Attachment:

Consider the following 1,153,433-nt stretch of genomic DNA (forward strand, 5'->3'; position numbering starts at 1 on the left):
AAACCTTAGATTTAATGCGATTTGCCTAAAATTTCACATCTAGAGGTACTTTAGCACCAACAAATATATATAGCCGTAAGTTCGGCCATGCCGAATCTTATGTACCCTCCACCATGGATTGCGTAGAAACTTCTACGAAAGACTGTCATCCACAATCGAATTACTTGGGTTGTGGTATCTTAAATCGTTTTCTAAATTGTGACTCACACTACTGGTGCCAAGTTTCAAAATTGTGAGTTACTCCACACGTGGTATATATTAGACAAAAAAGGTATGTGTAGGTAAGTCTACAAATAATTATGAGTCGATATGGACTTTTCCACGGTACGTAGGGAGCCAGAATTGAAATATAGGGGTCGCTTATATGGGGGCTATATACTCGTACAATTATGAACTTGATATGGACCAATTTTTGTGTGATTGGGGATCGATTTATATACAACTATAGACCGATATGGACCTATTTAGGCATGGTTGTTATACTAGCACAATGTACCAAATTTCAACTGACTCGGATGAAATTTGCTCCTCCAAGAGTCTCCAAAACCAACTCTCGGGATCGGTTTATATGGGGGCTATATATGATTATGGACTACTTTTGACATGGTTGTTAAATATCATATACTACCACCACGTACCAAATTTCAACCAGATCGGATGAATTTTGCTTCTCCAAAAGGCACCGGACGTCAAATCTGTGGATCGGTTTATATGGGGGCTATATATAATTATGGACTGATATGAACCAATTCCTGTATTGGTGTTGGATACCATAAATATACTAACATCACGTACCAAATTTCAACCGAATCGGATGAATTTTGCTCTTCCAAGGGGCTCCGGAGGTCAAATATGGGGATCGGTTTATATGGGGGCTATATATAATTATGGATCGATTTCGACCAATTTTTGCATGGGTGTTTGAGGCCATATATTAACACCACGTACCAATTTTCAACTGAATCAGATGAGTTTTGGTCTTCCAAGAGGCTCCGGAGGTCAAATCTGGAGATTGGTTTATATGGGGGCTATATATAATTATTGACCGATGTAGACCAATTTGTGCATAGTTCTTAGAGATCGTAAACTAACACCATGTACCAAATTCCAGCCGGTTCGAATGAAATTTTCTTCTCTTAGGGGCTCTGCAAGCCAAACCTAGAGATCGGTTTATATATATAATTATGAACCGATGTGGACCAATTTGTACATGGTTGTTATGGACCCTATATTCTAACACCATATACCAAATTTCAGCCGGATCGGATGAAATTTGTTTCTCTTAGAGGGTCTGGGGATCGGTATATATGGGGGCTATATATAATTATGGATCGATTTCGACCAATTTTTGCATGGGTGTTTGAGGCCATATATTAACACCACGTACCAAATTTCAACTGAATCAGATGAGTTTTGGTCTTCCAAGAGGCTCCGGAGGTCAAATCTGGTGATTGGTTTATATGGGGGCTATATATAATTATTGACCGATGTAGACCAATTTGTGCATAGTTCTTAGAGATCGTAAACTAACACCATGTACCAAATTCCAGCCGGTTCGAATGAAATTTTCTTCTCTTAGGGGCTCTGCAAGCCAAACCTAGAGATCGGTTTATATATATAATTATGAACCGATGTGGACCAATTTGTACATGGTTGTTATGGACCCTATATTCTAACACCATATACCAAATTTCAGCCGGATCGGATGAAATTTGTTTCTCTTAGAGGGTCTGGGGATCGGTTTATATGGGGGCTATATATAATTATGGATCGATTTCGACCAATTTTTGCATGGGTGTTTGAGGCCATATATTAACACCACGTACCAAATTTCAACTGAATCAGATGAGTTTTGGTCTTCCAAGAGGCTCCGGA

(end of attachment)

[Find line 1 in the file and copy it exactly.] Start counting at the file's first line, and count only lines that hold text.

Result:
Consider the following 1,153,433-nt stretch of genomic DNA (forward strand, 5'->3'; position numbering starts at 1 on the left):